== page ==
|Entrance||Lo, he comes with clouds descending|
|Kyrie||Kyrie II from Paschal Mass (Alan Rees)|
|Gloria||Mass of the Creator Spirit (Ed Nowak)|
|Psalm||Keep me safe, O God (Paul Inwood)|
|Gospel Acclamation||Alleluia Mode 2 (Plainchant)|
|Presentation of Confirmation Candidates||Christ be our Light (Bernadette Farrell)|
|Preparation of the Gifts||Let all mortal flesh keep silence|
|Sanctus, Acclamation, Amen||Eucharistic Acclamations (Bernadette Farrell)|
|Agnus Dei||Mass of the Creator Spirit|
|Communion||My portion and my cup (Psallite)|
|Postcommunion||Pater Noster (Igor Stravinsky, 1882-1971)|
|Recessional||O Jesus Christ, remember|
Today’s Gospel reading—they will see the Son of Man coming in the clouds with great power and glory—foreshadows the early weeks of Advent, with their emphasis on the expectation of our Lord’s return. (Next week, for the feast of Christ the King, it’s the same, with two further mentions of our Lord coming on the clouds.)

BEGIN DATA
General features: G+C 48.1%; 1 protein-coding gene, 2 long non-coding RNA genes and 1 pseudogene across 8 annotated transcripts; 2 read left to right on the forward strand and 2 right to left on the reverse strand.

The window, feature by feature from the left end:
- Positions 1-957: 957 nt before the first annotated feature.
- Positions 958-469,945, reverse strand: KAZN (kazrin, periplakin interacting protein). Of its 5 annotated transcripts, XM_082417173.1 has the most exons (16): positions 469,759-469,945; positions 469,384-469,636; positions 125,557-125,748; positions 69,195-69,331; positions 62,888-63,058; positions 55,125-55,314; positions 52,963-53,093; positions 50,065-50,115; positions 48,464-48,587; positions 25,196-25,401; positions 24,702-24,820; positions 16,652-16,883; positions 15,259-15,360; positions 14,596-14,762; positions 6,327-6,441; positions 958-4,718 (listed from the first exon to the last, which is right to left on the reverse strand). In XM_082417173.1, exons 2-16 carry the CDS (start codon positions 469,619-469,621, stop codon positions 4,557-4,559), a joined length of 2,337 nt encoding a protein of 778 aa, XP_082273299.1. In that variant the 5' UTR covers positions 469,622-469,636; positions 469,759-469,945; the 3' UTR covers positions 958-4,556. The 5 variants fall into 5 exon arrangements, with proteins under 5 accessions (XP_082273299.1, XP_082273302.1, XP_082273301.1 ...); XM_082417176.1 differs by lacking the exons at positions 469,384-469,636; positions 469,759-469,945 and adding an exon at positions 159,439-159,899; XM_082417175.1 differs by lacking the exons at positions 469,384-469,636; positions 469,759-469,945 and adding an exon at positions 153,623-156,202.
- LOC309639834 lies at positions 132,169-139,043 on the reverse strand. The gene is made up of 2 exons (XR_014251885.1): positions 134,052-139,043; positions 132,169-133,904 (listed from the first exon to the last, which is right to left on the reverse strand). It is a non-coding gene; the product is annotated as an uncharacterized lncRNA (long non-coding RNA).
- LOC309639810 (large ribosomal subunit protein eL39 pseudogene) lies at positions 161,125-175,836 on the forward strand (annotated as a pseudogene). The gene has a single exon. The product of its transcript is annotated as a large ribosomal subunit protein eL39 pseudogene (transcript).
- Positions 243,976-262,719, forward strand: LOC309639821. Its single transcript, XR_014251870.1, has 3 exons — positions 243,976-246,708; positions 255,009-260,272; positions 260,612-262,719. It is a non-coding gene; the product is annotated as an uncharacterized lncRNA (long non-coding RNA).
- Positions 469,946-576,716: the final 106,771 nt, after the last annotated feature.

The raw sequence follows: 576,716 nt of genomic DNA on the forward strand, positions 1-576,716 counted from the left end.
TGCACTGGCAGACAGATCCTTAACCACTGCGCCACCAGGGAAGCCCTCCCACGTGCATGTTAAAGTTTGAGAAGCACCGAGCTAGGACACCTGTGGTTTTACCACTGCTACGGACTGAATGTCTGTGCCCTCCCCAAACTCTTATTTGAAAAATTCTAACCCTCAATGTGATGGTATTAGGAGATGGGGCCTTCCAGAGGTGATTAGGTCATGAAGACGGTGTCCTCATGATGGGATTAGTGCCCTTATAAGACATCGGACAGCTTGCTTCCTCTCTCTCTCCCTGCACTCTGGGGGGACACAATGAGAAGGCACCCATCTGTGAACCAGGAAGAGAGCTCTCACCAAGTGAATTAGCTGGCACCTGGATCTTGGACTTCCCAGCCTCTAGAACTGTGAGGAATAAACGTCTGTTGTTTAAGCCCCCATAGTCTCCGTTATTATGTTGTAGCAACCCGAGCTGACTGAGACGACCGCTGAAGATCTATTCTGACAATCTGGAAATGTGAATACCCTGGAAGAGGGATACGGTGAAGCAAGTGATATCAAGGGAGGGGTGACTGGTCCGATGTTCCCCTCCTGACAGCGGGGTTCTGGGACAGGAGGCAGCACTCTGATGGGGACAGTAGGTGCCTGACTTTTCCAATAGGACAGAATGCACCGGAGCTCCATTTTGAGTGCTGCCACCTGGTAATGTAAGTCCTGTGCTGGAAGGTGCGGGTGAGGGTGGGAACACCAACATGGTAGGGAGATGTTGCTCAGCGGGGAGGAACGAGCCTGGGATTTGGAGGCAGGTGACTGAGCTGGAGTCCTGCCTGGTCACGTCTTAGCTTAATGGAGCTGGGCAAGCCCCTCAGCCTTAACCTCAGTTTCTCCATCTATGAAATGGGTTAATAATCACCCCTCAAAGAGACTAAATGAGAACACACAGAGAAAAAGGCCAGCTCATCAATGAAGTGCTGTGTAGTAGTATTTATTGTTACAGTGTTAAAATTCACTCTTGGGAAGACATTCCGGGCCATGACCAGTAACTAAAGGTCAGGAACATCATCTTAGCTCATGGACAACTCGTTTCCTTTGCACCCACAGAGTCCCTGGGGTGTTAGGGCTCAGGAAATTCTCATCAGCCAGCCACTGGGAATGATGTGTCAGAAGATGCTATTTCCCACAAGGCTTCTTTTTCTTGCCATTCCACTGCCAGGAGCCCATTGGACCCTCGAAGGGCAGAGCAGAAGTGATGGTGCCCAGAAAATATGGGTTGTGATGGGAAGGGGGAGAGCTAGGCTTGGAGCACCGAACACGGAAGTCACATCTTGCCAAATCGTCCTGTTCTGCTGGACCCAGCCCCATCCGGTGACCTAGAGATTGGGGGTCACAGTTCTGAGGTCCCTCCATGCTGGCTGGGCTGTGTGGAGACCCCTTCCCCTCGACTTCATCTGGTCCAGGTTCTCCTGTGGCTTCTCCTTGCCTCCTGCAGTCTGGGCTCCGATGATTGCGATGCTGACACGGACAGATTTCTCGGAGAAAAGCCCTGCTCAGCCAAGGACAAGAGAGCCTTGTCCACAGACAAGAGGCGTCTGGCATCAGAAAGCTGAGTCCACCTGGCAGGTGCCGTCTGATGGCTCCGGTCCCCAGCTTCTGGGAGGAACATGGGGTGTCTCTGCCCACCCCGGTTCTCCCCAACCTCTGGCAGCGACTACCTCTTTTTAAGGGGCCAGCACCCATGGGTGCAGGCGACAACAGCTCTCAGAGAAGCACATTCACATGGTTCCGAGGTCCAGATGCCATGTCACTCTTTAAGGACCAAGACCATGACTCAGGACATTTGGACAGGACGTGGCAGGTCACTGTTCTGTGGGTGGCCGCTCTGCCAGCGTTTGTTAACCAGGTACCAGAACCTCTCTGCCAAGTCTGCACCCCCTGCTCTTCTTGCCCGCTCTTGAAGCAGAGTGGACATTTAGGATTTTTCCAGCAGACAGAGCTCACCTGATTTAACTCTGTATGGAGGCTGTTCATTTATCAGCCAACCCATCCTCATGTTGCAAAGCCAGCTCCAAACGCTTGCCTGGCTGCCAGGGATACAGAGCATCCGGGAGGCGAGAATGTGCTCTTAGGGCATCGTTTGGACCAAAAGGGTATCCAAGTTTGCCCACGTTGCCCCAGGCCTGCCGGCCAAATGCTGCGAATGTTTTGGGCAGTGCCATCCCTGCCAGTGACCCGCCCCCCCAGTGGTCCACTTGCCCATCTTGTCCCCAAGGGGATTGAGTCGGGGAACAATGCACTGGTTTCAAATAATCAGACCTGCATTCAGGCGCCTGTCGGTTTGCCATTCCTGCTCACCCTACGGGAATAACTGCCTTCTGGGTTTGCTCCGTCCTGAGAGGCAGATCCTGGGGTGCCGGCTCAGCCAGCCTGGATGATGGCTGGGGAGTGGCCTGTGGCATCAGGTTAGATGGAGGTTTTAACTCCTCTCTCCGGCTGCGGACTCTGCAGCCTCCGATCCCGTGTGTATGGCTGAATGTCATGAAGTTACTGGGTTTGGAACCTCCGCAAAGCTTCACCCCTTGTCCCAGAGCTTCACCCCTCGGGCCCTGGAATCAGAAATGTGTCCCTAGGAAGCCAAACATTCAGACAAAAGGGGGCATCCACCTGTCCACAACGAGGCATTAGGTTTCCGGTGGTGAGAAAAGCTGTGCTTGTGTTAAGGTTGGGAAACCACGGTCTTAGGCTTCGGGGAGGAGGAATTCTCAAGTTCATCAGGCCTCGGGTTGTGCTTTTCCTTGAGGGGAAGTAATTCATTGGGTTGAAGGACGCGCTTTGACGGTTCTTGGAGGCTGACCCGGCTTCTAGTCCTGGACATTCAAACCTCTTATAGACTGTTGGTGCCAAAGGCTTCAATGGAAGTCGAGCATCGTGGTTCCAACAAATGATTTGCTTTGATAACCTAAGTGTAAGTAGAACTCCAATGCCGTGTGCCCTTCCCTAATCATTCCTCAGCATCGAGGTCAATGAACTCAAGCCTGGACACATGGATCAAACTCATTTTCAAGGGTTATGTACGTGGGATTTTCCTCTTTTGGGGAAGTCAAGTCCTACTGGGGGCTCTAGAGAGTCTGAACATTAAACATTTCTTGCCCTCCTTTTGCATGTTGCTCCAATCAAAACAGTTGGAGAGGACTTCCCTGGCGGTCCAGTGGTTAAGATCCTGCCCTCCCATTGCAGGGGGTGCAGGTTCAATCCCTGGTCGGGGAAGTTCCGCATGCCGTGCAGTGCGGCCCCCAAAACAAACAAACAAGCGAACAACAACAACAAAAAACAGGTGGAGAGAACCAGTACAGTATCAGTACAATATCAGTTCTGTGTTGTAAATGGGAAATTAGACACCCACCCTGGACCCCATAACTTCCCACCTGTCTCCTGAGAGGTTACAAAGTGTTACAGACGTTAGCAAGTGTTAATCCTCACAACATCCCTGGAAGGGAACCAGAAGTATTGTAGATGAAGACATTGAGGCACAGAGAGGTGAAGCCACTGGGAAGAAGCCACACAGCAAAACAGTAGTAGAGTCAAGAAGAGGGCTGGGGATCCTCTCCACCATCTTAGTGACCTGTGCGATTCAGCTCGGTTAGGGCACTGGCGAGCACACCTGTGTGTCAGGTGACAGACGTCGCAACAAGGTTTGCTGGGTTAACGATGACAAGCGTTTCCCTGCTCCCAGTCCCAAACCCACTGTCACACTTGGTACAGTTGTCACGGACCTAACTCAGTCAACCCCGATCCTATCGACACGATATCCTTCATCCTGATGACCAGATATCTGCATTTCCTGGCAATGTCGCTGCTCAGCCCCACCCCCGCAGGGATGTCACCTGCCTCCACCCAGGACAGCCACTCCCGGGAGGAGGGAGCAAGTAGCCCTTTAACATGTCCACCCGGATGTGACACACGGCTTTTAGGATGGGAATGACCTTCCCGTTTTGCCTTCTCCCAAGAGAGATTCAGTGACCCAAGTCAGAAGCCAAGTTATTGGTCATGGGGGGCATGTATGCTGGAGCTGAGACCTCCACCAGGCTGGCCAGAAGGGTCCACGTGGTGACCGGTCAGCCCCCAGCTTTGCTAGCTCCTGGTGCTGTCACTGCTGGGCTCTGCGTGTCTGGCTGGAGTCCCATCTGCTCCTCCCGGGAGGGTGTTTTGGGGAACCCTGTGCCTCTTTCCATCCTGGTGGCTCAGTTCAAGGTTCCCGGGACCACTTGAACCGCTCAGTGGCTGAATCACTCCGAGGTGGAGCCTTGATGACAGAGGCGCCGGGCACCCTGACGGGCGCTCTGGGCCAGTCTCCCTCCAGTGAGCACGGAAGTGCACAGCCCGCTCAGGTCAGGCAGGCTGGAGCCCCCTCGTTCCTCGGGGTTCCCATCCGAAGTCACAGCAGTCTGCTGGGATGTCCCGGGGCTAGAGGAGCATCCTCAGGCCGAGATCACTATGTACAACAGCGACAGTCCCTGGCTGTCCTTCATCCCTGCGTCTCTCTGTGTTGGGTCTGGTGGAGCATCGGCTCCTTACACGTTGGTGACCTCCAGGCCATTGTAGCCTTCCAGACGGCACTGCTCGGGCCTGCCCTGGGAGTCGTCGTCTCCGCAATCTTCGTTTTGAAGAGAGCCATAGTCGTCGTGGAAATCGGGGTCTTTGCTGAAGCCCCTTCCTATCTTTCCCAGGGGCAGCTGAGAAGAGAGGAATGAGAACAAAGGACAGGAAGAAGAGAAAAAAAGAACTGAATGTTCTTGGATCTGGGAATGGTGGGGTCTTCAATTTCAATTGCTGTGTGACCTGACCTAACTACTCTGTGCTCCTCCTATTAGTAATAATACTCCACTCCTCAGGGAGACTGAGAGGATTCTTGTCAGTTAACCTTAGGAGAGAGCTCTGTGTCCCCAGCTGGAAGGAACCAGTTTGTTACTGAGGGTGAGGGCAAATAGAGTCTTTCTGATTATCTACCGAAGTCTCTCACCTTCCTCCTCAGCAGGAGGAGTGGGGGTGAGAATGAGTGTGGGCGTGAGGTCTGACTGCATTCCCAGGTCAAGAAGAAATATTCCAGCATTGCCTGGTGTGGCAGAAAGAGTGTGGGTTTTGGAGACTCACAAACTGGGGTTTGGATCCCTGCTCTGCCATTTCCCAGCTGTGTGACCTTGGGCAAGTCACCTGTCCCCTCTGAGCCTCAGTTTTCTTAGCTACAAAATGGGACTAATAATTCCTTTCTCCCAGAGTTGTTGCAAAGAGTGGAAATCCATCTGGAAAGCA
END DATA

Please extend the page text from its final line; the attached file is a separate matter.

There was a tough planning decision to make – whether to hold one or more musical items in reserve for future weeks, or to (so to speak) play the trump cards straight away, in opting for the clearest musical choices to chime with today’s readings.
I chose the latter course, reckoning that both Christ the King and the Sundays of Advent offer a sufficiently wide range of other musical selections to mean that we could safely use up our repertoire of “second coming” hymns today. Hence, Lo, he comes, Let all mortal flesh keep silence and O Jesus Christ, remember.
That of course leaves open the question whether it would be good to repeat one or more of these items in a week or two. I usually avoid that unless there’s a particular connection to be emphasised between different days in the calendar. Not sure that’s what we’re looking at here – rather, just several Sundays touching on the same theme. What would you do?
Today’s Communion antiphon –
I tell you solemnly, whatever you ask for in prayer, believe that you have received it, and it will be yours
linked neatly with that same theme of our Lord’s coming, in the text of the Lord’s prayer: allowing us to say both thy kingdom come and give us this day our daily bread. Stravinsky’s idiosyncratic take on Russian Orthodox chant (originally written in 1926 to the Slavonic text of the prayer, but revised to accommodate the Latin text in 1949) is austere, but charged with pent-up energy. I suggested to the choir imagining a nuclear reactor surrounded by a lead casing; or, an organ-playing member of the choir countered, like playing with the stops out but the swell box shut.